NP: June 17, 1864 Raleigh Confederate: The News, June 15 (From Richmond Examiner)

   

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in June 1864

Editor’s Note: This article was transcribed by Brett Schulte.

The News.
From the Richmond Examiner June 15.

From the Chickahominy.

Counter movements to those of Grant were being energetically made on yesterday.  No collision of importance is reported to have occured between any portion of the two armies.  Grant can now hardly be said to be making a desperate move; his desperation expended itself at Cold Harbor, and no better field will present itself hereafter–certainly not on the South-Side, whither it is evident part of his army is going.  He begins now virtually a new campaign, and his plight is that of a defeated man, though like McClellan, he will not acknowledge it.  Various surmises are afloat as to his new course of operations, the most popular of which seems to be that he will make a grand attempt to advance in three columns–one upon Petersburg from City Point, one upon Drewry’s Bluff from Bermuda Hundred, and one upon Richmond from Malvern Hill.  The only official intelligence from the Chickahominy on yesterday was the dispatch from Gen. Lee, published in this paper on yesterday.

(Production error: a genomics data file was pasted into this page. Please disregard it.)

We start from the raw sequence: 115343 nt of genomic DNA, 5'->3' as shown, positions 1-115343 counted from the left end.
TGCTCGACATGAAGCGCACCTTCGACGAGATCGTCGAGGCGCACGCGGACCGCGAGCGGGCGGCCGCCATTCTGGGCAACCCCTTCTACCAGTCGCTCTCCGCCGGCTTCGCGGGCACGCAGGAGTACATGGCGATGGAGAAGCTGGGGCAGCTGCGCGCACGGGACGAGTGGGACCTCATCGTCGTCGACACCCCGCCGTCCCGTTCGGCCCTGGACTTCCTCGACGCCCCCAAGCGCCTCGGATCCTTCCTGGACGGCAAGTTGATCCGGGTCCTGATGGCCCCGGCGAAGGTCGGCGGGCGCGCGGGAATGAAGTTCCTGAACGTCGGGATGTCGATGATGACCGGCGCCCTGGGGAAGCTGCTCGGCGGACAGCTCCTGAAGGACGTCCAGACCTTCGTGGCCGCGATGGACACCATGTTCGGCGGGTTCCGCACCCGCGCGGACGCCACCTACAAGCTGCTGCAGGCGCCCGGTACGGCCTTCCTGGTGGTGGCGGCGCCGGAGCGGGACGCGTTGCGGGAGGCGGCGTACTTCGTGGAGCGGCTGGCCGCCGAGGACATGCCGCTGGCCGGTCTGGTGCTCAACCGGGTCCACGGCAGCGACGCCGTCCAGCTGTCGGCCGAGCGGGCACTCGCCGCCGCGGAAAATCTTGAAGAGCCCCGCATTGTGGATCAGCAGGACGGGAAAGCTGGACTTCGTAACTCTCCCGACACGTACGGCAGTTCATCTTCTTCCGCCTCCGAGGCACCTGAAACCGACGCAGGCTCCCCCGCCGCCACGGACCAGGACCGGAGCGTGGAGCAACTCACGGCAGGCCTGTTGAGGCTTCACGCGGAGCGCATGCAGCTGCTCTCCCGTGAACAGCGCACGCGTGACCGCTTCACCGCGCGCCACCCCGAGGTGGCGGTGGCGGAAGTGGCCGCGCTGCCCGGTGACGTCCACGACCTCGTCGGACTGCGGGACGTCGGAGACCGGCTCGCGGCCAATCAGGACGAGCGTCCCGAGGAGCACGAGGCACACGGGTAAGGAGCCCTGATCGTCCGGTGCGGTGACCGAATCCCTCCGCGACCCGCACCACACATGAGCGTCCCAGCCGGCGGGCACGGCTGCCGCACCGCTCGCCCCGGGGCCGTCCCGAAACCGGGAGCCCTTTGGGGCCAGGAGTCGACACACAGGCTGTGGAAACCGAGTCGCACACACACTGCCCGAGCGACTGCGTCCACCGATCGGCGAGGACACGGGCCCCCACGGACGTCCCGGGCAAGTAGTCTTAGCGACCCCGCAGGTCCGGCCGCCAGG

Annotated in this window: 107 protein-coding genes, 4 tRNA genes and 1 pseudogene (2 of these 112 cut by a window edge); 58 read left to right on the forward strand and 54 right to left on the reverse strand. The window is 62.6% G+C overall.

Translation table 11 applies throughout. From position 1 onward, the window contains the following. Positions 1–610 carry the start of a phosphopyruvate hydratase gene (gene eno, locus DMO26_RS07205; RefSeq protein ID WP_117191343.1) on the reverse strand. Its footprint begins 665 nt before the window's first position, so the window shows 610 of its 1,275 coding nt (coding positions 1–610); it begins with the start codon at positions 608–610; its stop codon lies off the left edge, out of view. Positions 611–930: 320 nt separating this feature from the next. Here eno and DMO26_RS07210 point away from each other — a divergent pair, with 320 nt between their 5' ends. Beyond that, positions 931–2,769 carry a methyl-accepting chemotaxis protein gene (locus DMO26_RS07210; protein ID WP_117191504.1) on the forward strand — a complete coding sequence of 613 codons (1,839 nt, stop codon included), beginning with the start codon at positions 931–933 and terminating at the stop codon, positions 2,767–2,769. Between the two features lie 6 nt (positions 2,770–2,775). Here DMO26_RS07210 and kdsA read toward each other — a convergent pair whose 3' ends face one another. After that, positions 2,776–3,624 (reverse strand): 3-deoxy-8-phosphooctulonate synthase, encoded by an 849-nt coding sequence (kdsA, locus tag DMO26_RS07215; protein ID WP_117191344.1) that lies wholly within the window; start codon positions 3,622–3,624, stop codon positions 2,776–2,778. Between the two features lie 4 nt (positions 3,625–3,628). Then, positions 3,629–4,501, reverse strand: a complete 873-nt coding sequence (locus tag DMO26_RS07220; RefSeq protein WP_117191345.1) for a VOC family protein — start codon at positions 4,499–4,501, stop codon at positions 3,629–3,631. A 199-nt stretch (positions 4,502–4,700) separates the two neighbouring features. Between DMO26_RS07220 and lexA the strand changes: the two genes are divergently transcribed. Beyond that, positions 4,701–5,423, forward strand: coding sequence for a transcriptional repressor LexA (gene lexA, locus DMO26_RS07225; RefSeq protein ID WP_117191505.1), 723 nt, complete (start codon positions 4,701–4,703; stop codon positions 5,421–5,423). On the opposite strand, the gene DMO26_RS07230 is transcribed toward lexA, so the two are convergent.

Sheridan’s routed forces had reached Polecat Station, on the Fredericksburg Railroad on Monday night, en-route for Grant.

Movements of the Enemy.

We are informed, by a gentleman recently from the White House, that fourteen steamers left that place on the night of the 13th, laden with negro soldiers, being the last of Grant’s troops at the White House.  He reports Grant’s troops greatly demoralized, wandering about in the neighborhood of Old Church, stealing provisions and jewelry, and burning the houses of poor people.  Some of the troops openly avowed that Grant has no possible chance of capturing Richmond.  Our informant heard one of the Yankees say that “Grant might as well try to take h–l as Richmond!”

The slaughter of the enemy by our cavalry is said to be immense.  Rosser’s cavalry alone, have killed over fifty Yankee offi[c]ers recently.

The damage to property in King William  is reported to be very slight.  But few houses have been burned, and the losses by robbery are thus far very small.

From the South-Side.

Affairs on the South-side are daily becoming more and more interesting.  The Yankees in that section are continually in motion.–It is well known that on Bermuda Hundred Peninsula they have erected an elevated observatory, which commands a view of the country around, and even of the city of Petersburg itself.  This lookout has reached the height of over one hundred feet, and towers above the trees around it.  It is situated on Cobb’s farm, in Chesterfield county, and can be distinctly seen, with the naked eye, from the Petersburg Court House and the surrounding hills.  With the aid of a small glass, the sentinels are plainly visible.  This observatory is erected of scantling and is not yet finished.  From its top the Yankees seek to pry into all of our movements.  Two or three days since a pi[e]ce of artillery was placed in position to play upon it, and, we understand, succeeded in striking it once or twice, but before much damage could be done, the enemy’s batteries compelled its removal.1

Source:

  1. “The News.” Raleigh Confederate. June 17, 1864, p. 2 col. 5

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